Whether you request a 3 year driving record or a 2-year driving abstract, the information on each report will be similar. However, the amount of information on your DMV record search depends on whether a DMV 3 year driving record or 2-year record is ordered. Online driving records obtained from secure third-party providers contain valuable information such a drivers license status, traffic points acquired, violation convictions and driving endorsements or restrictions. A 3 year driving history contains traffic points acquired during the previous three years, auto accident involvement, drivers license status, criminal traffic violations and personal information about the subject of the report. Personal driving record information includes the name, date of birth and address of the motorist. Driving record information remains visible for two years following the date of the criminal traffic offense, auto accident, or driver’s license reinstatement (following a revocation, disqualification or suspension).

Additionally, another motorist’s Ohio personal driving history may be requested with or without the subject’s consent. However, non-consenting driving record lookups are public record requests and do not contain personal details such as medical information, photographs or Social Security Numbers. However, you can also obtain the complete driving history of another individual if you first receive the subject’s written consent.

Why do I need a copy of my Ohio driving record?

“What is the point of getting driving records”, you may ask. Incorrect information on your OH DMV driving record can lead to unpleasant consequences such as a bad driving reputation, poor reflection of your character, driving penalties, increased car insurance rates and even a change in drivers license status. When you periodically check your Ohio driving record, you can review the report for errors and accuracy. A DMV driving history containing accident-related errors must be reported to the police department who originally handled the police accident report. Upon contacting the police department, changes in your driving abstract will be made. Other OH driving abstract errors must be reported to the Ohio BMV.

“Who else knows how to check driving records and why would they care?” is a question you may also be asking yourself. In addition to the Ohio BMV, parties that may be interested in performing a driving record search include employers, government entities, courts, law enforcement officials and auto insurance companies. A high number of driving record traffic points represents irresponsible driving, reckless driving or poor driving skills, and many parties may be interested in reviewing your driving record for various professional purposes. For example, Ohio DMV driving records are often obtained as part of the pre-employment screening process. You may need to clean your driving record if you are interested in becoming a commercial or professional driver, otherwise, you may have limited employment opportunities due to your bad driving record.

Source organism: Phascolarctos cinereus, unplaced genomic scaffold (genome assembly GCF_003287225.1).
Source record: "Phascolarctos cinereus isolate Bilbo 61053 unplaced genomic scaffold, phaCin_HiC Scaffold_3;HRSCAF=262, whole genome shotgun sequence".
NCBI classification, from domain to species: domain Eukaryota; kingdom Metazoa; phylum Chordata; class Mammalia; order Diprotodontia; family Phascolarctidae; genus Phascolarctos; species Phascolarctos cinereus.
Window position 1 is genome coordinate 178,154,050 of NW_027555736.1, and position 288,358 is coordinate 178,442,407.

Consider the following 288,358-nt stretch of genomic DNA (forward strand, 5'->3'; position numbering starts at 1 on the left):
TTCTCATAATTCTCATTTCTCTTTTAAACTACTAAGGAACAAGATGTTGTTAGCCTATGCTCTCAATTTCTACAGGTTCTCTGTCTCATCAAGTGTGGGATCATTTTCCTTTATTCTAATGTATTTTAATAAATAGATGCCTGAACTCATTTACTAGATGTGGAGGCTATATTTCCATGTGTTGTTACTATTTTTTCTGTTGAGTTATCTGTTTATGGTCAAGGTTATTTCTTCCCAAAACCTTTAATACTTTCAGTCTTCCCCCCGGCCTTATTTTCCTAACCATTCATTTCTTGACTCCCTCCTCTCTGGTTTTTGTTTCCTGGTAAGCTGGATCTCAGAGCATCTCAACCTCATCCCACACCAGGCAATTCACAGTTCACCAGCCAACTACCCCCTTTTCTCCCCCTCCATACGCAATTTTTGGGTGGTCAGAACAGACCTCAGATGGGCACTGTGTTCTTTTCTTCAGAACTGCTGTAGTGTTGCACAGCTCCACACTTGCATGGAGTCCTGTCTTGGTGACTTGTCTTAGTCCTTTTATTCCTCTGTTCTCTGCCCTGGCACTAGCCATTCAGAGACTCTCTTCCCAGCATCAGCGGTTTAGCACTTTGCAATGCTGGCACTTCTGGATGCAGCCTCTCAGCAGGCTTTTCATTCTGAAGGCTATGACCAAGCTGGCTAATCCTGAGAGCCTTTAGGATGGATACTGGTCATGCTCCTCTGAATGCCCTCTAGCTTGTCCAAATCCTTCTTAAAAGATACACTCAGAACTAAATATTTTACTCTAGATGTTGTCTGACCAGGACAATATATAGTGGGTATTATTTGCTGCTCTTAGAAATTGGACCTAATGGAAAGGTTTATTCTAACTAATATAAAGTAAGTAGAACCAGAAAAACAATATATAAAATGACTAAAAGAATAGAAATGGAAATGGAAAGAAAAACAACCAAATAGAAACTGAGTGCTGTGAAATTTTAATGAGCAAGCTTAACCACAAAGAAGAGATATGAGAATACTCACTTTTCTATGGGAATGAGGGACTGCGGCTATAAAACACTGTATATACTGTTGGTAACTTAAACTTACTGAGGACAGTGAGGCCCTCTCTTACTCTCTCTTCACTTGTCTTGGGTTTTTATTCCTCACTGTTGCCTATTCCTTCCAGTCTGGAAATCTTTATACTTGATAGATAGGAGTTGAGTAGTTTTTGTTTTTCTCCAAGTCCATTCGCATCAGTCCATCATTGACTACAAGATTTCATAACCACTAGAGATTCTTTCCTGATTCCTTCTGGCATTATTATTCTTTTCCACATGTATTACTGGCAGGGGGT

Interested parties may perform a driving record check through the Ohio BMV or the National Driver Register. Without the driving record subject’s written consent, only public records may be obtained through the Ohio BMV. The only exception to this driving license check involves CDL status. The release of personal driving history for commercial drivers is allowed. Alternately, interested parties may perform a drivers record search through the National Driver Register. While the Register does not provide actual driving records, it instead allows users to perform a search through a database of bad drivers or motorists with criminal driving violations. However, commercial or professional drivers must first complete and sign a driving record form which allows the National Driver Register to include them in their online database. This driving record release form is referred to as the Employer/Employee Request for National Register File Check. 

How do I get my Ohio driving record?

How to get a copy of your driving record depends on whether you need a two or three-year driving report. An Ohio driving abstract may be ordered online through DMV.com, by mail or in person by visiting a Deputy Registrar Office or Regional Driver License Reinstatement Center. However, how to check driving records depends on the type of driving report you need and it is important to consider the various options available to you.

If a three-year driving abstract is needed, certified three year driving records are available in person or by mail. To order a 3 year driving record in person or by mail, you must first complete an OBMV Record Request (form BMV 1173). When completing the driving record request form, you must make note of by whom the request is being made. Driving record abstract request forms may be completed by the subject of the report or another individual who has received written consent from the subject of the personal driving record. Completed driving record request forms may be mailed to the BMV Record division of the Ohio Bureau of Motor Vehicles. Driving record forms may also be submitted in person at a Deputy Registrar Office or Regional Driver License Reinstatement Center. A driving record application fee must be included along with the completed form.